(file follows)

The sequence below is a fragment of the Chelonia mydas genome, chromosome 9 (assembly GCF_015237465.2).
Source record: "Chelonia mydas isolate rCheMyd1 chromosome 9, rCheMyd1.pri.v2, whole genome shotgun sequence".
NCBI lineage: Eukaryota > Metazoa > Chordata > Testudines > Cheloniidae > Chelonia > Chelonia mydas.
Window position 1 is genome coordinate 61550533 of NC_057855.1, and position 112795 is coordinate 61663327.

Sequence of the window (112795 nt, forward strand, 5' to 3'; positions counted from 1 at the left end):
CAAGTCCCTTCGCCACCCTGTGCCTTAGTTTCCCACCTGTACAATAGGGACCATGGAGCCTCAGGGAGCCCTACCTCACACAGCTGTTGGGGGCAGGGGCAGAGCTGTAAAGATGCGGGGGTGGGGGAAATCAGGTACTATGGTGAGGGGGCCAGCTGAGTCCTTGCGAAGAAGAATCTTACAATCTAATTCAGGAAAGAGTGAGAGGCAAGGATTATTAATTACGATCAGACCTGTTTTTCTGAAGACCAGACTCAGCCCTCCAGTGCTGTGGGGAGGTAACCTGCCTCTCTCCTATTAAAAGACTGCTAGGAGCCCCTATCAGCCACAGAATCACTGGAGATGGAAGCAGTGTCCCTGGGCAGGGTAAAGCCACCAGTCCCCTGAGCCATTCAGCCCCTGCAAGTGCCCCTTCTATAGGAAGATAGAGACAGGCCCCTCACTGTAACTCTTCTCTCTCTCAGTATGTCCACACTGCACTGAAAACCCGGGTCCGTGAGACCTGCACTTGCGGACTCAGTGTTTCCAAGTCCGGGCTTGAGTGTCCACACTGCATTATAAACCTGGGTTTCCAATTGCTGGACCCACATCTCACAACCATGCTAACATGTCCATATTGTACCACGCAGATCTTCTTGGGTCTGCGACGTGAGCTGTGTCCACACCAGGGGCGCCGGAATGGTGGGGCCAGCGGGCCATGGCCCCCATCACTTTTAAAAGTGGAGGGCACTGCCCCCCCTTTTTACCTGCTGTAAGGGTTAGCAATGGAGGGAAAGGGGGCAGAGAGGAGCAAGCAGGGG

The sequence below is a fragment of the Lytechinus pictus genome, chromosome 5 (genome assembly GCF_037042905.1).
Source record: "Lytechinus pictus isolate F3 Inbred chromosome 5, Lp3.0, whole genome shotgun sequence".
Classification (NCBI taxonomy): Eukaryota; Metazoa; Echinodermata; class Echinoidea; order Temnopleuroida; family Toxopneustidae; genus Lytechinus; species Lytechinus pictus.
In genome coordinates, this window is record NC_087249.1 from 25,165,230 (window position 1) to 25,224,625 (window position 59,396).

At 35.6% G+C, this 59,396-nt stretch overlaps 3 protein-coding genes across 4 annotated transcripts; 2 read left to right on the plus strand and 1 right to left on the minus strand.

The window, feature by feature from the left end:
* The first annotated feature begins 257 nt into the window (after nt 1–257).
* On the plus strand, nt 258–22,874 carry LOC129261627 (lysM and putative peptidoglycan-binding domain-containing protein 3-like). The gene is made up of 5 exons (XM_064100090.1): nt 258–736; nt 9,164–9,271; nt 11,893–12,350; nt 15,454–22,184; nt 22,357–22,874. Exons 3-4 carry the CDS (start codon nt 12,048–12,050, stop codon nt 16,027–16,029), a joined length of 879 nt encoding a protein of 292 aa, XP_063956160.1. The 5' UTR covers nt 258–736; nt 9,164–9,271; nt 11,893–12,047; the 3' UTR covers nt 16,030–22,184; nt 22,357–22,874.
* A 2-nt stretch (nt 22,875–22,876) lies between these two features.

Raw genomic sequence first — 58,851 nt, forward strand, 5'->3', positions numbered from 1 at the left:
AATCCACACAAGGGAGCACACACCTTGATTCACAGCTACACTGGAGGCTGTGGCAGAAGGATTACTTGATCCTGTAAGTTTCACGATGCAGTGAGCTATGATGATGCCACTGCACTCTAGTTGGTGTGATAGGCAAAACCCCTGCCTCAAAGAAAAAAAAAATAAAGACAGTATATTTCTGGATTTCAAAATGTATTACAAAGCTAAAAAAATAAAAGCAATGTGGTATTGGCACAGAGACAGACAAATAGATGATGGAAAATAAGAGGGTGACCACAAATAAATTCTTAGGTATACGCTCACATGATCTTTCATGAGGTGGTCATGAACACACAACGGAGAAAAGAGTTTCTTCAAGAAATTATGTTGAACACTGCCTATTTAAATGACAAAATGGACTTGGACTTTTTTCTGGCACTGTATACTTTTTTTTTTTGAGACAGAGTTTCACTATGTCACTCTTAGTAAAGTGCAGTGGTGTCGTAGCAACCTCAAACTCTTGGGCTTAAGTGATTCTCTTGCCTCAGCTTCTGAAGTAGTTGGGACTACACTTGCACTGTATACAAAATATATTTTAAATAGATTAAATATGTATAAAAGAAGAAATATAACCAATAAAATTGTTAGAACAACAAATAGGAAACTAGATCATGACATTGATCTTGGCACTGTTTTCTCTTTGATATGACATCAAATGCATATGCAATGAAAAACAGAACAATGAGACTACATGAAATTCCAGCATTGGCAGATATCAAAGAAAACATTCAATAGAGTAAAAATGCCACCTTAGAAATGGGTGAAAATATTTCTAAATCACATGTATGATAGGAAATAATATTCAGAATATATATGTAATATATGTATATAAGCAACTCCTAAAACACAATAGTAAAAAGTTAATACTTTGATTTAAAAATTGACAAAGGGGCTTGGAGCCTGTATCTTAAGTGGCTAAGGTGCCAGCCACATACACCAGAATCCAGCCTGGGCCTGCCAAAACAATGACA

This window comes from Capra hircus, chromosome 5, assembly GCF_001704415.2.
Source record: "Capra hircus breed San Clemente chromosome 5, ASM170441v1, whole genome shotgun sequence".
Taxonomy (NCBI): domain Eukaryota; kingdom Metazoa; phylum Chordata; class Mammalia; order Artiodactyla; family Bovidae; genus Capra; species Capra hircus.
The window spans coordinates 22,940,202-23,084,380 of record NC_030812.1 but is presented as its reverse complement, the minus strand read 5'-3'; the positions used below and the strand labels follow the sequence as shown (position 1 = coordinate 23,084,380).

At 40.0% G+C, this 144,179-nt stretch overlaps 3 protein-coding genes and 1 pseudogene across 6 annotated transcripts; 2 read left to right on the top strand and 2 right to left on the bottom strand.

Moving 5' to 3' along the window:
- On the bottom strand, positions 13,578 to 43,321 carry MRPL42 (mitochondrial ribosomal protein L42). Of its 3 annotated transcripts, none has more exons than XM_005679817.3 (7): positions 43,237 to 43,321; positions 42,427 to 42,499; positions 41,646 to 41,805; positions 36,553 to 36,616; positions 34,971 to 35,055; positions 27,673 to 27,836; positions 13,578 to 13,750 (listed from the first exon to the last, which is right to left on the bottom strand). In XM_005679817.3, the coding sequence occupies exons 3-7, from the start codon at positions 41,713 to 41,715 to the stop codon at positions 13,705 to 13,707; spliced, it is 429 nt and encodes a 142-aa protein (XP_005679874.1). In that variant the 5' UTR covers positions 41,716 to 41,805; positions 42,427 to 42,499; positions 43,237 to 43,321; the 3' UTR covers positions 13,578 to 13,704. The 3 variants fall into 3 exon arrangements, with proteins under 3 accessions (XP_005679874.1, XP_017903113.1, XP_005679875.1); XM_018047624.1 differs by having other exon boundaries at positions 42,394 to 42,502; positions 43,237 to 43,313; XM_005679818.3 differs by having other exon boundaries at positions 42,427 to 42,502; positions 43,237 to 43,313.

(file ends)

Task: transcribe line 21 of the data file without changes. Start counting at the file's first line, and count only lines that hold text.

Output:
The window spans coordinates 22,940,202-23,084,380 of record NC_030812.1 but is presented as its reverse complement, the minus strand read 5'-3'; the positions used below and the strand labels follow the sequence as shown (position 1 = coordinate 23,084,380).